According to The Associated Press, the House version of the budget would increase spending on social programs by $3 trillion but would not run a deficit due to the fact that President Bush’s tax cuts would be allowed to expire.
U.S. Rep. Lynn Westmoreland, R-Ga., has criticized the House version of the budget, which passed 212-207 in a vote largely on party lines.
“You have to give the people who wrote this budget some credit for managing to pack in so many things that are offensive to Georgia taxpayers,” Westmoreland said in a press release. “No bill is perfect, but this budget may be perfectly bad.”
Westmoreland said the bill would raise taxes by $683 billion over five years and that the monies would be used for wasteful spending rather than closing the deficit. The release said he voted for a Republican alternative budget that would balance the budget in five years and rein in entitlements.
U.S. Sen. Johnny Isakson, R-Ga., also took issue with the Senate budget bill, which passed the Senate 52-47.
“We must take large and immediate steps to end the reckless spending that is threatening the future of our nation. Congress must become better stewards of the taxpayers’ money,” Isakson said in a press release. “We also simply cannot raise taxes on America’s families and businesses. We must alleviate the tax burden placed on our citizens, not increase it.”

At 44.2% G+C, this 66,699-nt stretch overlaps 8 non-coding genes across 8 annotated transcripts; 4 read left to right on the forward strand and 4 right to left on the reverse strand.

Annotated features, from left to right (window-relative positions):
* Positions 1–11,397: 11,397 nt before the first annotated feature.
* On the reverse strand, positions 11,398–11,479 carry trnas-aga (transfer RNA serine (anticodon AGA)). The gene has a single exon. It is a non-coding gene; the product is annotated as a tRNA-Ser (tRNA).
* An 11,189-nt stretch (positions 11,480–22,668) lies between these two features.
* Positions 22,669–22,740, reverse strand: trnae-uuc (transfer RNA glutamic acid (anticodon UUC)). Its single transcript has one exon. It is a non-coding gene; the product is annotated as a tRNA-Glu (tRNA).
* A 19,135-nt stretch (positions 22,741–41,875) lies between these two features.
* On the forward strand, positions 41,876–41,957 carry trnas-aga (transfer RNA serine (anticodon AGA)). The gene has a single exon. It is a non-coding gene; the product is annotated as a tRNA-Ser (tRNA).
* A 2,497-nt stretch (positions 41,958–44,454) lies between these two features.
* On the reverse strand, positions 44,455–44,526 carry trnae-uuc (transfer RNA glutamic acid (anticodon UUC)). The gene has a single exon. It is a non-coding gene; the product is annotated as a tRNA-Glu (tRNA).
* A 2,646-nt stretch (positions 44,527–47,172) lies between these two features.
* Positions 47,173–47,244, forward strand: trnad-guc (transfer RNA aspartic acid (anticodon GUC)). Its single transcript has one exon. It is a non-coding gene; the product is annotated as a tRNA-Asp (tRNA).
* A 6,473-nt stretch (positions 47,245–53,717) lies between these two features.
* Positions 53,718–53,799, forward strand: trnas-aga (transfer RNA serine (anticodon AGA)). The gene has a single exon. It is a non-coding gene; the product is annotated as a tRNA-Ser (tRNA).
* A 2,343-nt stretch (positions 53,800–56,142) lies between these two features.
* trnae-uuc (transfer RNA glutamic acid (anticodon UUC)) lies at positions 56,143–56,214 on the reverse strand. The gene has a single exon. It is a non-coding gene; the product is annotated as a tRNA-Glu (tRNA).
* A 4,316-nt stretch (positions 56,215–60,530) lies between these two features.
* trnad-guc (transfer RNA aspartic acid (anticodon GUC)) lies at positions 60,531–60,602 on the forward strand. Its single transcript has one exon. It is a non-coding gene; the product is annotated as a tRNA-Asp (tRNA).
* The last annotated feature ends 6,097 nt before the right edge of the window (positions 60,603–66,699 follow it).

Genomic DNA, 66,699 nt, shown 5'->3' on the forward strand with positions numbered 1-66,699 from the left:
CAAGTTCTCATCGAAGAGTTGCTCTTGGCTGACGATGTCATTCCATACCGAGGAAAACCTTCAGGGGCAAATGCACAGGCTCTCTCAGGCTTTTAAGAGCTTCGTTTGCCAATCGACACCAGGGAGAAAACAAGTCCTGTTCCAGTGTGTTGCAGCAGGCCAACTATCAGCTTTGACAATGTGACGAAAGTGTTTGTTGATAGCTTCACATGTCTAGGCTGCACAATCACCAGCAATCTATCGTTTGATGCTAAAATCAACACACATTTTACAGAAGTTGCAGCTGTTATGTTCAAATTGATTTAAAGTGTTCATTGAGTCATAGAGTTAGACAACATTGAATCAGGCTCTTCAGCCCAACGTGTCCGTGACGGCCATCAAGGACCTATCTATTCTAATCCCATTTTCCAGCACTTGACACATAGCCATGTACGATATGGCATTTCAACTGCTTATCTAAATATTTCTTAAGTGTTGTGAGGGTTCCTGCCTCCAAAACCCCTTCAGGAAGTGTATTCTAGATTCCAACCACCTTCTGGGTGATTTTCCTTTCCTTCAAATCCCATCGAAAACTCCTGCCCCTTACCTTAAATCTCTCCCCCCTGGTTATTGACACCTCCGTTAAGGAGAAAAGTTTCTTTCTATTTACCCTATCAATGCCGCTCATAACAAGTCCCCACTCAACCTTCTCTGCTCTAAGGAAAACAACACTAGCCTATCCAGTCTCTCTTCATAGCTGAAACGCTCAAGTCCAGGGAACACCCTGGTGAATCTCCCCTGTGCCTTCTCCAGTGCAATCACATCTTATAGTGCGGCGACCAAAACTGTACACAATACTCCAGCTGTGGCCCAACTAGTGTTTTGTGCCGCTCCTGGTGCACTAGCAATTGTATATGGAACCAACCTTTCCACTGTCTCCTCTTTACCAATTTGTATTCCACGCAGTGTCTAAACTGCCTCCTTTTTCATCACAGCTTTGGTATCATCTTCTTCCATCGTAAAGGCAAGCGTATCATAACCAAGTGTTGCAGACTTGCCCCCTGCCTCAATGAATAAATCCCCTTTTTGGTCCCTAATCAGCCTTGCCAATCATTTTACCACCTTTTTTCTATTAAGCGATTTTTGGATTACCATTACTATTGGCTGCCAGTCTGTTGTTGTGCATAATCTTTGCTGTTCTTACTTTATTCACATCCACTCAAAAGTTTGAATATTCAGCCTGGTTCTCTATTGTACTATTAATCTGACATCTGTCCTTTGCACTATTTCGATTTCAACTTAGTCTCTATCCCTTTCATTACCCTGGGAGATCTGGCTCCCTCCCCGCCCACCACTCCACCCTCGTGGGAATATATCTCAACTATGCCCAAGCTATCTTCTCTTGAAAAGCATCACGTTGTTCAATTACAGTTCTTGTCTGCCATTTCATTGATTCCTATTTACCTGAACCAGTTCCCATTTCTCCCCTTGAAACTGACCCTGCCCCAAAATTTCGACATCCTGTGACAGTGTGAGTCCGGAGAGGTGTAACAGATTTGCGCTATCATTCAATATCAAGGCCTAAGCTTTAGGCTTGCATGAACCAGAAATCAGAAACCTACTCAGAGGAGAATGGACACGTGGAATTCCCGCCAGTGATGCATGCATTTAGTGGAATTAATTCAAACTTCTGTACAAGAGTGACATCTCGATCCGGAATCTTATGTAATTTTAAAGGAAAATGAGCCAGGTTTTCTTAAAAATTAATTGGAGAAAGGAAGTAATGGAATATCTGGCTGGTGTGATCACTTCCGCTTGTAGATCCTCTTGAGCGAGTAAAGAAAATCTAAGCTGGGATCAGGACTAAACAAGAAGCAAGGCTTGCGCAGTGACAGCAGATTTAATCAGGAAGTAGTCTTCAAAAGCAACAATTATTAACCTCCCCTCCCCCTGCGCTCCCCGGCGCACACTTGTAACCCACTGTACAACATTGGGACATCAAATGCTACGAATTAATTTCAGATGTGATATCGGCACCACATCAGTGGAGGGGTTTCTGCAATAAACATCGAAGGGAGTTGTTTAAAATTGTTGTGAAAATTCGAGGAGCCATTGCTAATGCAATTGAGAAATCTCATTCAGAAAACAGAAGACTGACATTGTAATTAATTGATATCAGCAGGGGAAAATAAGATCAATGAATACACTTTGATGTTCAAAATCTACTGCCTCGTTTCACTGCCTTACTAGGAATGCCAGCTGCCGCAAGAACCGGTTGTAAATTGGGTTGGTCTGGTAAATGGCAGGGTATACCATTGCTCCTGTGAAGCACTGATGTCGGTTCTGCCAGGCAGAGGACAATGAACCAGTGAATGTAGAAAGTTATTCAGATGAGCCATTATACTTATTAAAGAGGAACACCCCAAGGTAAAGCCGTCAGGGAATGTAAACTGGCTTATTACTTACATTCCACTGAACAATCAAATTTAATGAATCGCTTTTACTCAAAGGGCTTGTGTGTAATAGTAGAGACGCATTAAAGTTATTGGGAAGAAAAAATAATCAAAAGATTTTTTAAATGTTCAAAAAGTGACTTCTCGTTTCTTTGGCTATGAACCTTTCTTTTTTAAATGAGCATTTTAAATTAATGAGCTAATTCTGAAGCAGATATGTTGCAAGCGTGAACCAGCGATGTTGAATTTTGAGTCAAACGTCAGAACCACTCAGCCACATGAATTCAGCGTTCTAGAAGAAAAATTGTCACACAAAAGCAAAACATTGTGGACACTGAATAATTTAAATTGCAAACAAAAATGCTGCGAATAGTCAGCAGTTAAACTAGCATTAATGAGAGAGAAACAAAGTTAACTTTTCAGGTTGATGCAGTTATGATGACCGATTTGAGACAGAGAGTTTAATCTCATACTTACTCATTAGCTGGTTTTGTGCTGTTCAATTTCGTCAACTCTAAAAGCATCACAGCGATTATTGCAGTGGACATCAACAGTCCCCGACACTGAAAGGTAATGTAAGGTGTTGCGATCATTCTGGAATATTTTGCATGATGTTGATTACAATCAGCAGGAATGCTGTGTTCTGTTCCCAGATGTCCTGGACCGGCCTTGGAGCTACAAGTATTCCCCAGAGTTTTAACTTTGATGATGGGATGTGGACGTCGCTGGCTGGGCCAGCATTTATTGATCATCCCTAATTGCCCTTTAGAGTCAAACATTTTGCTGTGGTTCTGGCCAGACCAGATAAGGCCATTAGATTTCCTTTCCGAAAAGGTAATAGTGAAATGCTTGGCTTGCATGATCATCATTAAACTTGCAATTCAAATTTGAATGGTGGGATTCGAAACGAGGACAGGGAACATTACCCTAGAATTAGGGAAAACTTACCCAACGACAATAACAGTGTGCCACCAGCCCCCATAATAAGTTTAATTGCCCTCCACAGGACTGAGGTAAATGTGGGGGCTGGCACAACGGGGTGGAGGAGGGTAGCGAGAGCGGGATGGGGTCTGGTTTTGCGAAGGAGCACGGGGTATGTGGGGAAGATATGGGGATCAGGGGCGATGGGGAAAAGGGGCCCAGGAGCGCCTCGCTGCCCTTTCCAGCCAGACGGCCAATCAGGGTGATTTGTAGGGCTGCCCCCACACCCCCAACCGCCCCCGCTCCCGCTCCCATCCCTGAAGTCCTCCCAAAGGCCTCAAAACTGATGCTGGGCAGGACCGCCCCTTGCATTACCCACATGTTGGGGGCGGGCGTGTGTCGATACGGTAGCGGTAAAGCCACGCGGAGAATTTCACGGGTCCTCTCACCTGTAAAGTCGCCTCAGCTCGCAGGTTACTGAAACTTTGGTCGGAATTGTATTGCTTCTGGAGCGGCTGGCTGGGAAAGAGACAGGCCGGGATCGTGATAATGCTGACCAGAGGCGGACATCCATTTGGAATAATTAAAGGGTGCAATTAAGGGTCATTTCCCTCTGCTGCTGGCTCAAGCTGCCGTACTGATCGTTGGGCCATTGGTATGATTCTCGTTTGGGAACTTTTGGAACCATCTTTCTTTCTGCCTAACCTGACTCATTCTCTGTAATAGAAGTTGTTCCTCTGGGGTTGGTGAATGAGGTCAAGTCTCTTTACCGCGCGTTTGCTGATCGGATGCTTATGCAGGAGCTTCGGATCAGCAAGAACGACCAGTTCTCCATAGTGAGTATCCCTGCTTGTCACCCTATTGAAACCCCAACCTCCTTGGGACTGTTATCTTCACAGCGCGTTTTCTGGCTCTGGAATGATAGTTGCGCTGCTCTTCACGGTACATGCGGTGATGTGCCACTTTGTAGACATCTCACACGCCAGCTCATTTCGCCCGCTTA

Griffin Board of Commissioners member Dick Morrow has not looked closely at the new budget, but he is worried that it has followed the patterns of earlier budgets.
“I’m sure they have overspent,” he said. “If it continues the same pattern, it’s way overspending.”
He said deficit spending in the United States is fueling inflation.
“Our irresponsible deficit spending is destroying the value of the dollar,” he said.
Kathy Noble, a member of the executive board of the Spalding County Republican Party, has not studied the proposed budgets but expressed her displeasure when informed that they involved letting the Bush tax cuts expire.
“I think that it will devastate the economy,” she said. “I think it will have a very real impact on people’s financial situation and that it’s a gigantic mistake.”
Tanya Cone, a member of the Spalding County Democratic Party, has not studied the proposed budget either.
“I just think that if the national Democrats are for it, then I’m for it,” she said.
Cone, who supported John Edwards’ presidential bid, described the current economic situation as “scary” and said that one knows the economy is in bad shape when people her age - she’s 62 - need to work. She said she would prefer monies be spent on Americans.
Spalding County Board of Commissioners member Gwen Flowers-Taylor said she has not been closely following the federal budget proceedings. However, when informed of the basics of the proposed budget, she said that given the Democratic takeover of Congress, she expected such a budget and supports it.
“I think that we have enough social ills here in our own country that we need to deal with,” she said.
She said she sympathizes with those in Iraq and Afghanistan, but said the United States has many problems at home.
“I think that it’s a positive step in the right direction,” Flowers-Taylor said.
She said in today’s shaky economy, it’s not just the poor who need assistance, but most people. She said she and her husband both have jobs, but many people are living paycheck to paycheck.
“It’s rough,” she said.
- The Associated Press contributed to this story.